Starting your own brokerage? You have quite a bit of work ahead of you, but thanks to technology, you have access to incredible marketing tools that will help you build your empire. In the digital age, appealing to the up-and-coming generation of buyers, renters, and investors boils down to UX (that means the user experience). Making it easy and fun for customers to connect with you is one of the keys to unlocking your business’ potential -- and it’s actually easy and fun to make this happen.
Thanks to technology, business and marketing practices are evolving quickly. The time has come where, in order to stay relevant, you need to play the game. Here are a few of them, with the rules attached:
YouTube. Andy Warhol was right when he said, “in the future, everybody will be famous for fifteen minutes.” That’s what can happen when you engage potential clients on your very own YouTube Channel. This strategy can help market your properties and establish you as a thought leader without having to buy expensive technology. Share your industry knowledge with your audience on a regular basis -- YouTube is user-friendly and makes it easier for potential customers to find you. According to a joint study by The National Association of Realtors and Google, YouTube is the top video research destination for home shoppers.
Livestream. The best and most popular example of livestreaming is Facebook Live, which allows you to share a live broadcast with your followers on social media. Use the time to have your customers get to know you; give them sneak previews of newly listed properties; show them that that you are an active part of their community by attending local events and sites; interview experts; hold question-and-answer sessions to build your reputation for thought leadership.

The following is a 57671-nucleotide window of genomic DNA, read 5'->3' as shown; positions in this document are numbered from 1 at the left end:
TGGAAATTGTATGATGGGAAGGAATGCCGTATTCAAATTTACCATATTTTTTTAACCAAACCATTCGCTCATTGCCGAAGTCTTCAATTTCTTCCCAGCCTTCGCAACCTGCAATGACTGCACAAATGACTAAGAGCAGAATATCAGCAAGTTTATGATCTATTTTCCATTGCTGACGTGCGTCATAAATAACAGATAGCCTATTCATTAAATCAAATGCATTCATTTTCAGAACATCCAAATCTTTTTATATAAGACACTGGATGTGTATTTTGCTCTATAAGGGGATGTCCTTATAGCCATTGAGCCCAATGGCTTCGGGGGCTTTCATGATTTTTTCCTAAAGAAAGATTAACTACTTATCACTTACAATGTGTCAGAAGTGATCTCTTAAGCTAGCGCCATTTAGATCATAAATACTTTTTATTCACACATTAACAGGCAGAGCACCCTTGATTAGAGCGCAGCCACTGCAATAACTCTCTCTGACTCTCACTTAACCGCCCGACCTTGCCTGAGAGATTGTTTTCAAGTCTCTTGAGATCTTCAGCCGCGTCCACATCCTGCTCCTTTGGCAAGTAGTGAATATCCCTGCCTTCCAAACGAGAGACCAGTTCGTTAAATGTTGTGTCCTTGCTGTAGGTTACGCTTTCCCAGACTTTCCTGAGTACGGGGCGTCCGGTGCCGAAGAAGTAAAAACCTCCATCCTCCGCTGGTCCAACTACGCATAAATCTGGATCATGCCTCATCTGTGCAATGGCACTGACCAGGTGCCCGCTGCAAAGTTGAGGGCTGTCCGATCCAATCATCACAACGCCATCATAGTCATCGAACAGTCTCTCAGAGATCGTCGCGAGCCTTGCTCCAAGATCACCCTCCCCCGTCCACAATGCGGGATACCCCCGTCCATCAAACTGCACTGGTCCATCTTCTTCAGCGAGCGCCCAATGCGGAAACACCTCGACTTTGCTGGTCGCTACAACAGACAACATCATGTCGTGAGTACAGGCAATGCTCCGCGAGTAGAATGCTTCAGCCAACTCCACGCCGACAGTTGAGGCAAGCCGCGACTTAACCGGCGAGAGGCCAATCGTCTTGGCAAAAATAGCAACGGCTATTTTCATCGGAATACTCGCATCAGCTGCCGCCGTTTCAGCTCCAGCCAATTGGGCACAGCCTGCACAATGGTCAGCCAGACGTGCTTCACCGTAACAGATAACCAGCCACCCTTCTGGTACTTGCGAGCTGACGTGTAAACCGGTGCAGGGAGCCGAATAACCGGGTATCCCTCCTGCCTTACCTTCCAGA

Smart home devices. Tools like Amazon Echo and Google Assistant allow prospects to ask more questions of you, and feel more comfortable doing so. The challenge is for brokers to become more proactive when it comes to these home devices, by developing custom skills that arrange proper answers to prospect’s questions. They can range from “how much is my home worth?” to “what is the average asking price for this neighborhood?” You will more than likely need a tech-oriented professional to help you with this one, but it could be well worth the investment. These devices will increasingly become more of a preamble to doing business among home buyers and sellers.
Chatbots. Artificial intelligence (AI) is becoming a common and acceptable form of customer service. Chatbots on your website and app give you the opportunity to meet customers while you (and they) are on the go, providing instant response and engaging them in conversation. It’s also a great way to collect leads and data. As well, reluctant potential customers may feel less intimidated when speaking with a website chatbot, which can be programmed to adapt the conversation to the customer’s interests.
Virtual space. It still may be too early to tell, but brick-and-mortar brokerages may be going the way of the brick-and-mortar retail store. It may be a good bet to investigate virtual spaces, as agents, buyers and sellers become more mobile, more dependent on the Internet, and less dependent on physical offices. Of course, you also don’t want to lose track of your agents, and you’ll want them to continue to be accountable. As a broker, you’ll also need to be in compliance with your state laws, and provide a physical address for your place of business. Ultimately, you don’t want your agents hanging around the office anyway -- you want them out there, grinding. And a virtual office shows your potential clients that you are grasping and utilizing the new way of doing business -- which is worth its weight in marketing gold.